The psychology of coping with pain

For many patients, psychological support can be an integral part of their recovery.

The CALHN Psychology Department, led by directors Anne Burke and Kathryn Collins, works with both inpatients and outpatients across our sites including the Royal Adelaide Hospital, The Queen Elizabeth Hospital (TQEH) and Hampstead Rehabilitation Service.

Coping with pain can be a key reason patients are referred to psychology, and this year’s National Psychology Week is highlighting the contribution of psychology in the pain field.

Whether it is chronic or acute pain, procedural pain, pain experienced during treatment, post-operative or in rehabilitation; the aim is to reduce emotional distress and to assist the patient to develop adaptive coping strategies.

“In an inpatient setting, we can work with patients to reduce distress associated with pain and to develop their confidence to cope with any pain they might experience through treatments and procedures,” CALHN Psychology Senior Manager Michelle Martin said.

“We also have a team of psychologists in the Pain Management Unit at TQEH who specialise in working with chronic pain where they provide education and interventions to assist patients in more effectively managing chronic pain.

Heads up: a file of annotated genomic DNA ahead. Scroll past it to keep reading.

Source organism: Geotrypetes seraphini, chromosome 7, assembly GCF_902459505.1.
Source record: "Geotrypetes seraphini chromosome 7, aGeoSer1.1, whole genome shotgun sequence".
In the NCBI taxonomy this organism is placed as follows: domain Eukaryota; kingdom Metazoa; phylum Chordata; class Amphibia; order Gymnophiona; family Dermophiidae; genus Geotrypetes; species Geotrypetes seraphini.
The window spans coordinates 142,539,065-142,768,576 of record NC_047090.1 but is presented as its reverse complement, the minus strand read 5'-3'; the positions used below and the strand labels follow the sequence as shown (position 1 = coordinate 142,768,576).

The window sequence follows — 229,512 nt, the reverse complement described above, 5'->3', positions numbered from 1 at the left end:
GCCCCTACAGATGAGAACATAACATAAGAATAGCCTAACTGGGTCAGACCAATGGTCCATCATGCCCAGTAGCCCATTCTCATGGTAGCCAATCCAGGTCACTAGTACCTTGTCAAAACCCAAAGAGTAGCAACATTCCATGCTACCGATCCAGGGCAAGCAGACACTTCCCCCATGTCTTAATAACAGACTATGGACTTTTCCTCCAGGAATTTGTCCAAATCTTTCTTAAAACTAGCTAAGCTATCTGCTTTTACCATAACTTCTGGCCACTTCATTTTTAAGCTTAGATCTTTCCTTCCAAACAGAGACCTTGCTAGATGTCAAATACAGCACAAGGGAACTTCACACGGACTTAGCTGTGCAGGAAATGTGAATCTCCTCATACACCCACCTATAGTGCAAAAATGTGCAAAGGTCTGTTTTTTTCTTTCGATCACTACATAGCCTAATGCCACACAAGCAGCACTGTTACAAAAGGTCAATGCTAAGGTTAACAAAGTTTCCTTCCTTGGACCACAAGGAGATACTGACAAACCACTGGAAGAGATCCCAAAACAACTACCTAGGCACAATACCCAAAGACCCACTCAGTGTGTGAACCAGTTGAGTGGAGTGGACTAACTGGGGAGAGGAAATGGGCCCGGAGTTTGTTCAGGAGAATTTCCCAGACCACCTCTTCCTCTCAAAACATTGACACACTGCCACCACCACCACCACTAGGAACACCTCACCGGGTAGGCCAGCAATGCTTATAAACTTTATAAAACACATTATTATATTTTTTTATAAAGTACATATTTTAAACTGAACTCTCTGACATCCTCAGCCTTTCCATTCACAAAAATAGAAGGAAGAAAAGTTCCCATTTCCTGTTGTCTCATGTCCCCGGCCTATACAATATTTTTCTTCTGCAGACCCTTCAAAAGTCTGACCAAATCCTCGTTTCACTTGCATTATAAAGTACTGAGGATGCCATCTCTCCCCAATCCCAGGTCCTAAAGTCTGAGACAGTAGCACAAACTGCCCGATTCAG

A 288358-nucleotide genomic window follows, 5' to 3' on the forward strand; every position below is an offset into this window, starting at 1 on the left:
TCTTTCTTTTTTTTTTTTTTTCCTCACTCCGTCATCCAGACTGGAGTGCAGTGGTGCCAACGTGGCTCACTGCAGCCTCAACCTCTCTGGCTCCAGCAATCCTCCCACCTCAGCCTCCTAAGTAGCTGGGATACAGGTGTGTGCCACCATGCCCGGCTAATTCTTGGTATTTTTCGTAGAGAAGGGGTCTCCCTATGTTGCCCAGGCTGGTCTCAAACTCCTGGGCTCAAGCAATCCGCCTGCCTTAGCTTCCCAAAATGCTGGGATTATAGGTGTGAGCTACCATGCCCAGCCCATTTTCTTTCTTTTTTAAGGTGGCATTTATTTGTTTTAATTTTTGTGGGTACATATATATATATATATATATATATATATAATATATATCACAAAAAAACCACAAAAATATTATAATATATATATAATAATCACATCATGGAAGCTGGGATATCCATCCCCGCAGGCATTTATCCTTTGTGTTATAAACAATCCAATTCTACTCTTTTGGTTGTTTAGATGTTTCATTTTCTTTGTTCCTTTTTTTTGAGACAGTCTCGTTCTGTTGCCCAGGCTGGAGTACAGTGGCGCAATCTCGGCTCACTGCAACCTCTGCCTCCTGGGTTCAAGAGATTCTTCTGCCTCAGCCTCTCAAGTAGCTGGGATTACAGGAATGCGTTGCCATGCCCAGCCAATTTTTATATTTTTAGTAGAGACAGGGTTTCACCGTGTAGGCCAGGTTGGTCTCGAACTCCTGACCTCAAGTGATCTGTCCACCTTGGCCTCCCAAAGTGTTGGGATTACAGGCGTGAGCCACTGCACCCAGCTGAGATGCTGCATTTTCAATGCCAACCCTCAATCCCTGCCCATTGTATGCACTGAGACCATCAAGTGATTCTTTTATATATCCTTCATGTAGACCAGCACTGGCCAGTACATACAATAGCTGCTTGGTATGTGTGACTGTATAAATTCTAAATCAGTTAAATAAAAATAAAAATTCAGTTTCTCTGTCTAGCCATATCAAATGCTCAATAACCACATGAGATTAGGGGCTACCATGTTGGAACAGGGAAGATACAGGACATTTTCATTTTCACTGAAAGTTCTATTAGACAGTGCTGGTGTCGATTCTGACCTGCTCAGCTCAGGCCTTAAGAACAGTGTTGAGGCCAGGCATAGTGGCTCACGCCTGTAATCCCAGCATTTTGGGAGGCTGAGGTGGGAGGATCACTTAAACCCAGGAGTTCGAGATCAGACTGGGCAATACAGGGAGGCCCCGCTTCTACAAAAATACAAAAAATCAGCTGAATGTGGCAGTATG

“Irrespective of the area in which they work, our psychologists are aware of the impact of pain and the importance of addressing psychological issues that may hinder a patient’s natural coping abilities.

“When people think of psychology, they often just think of clinical psychologists who specialise in therapies to treat a range of mental health disorders.

“However CALHN employs a diverse range psychologists with backgrounds including clinical psychology, health psychology, and clinical neuropsychology, all with postgraduate qualifications, and all with a significant role to play.”

Pictured in feature image are Jasmine Roy (Clinical Neuropsychologist), Suzy Hackett (Clinical Neuropsychologist), Olivia Cullen (Youth Cancer Service & Psychology Consult Service) and Grace Bowman (NDIS AH assessment team).

Pictured above L to R are Suzy Hackett (Clinical Neuropsychologist), Kathryn Collins (Co-Director of CALHN Psychology) and Olivia Cullen (Youth Cancer Service & Psychology Consult Service).

Pictured above L to R are Alexandra Mannarino (Cancer Service), Paul Taylor (CF Service) and Lily Robinson (Psychology Consult Service).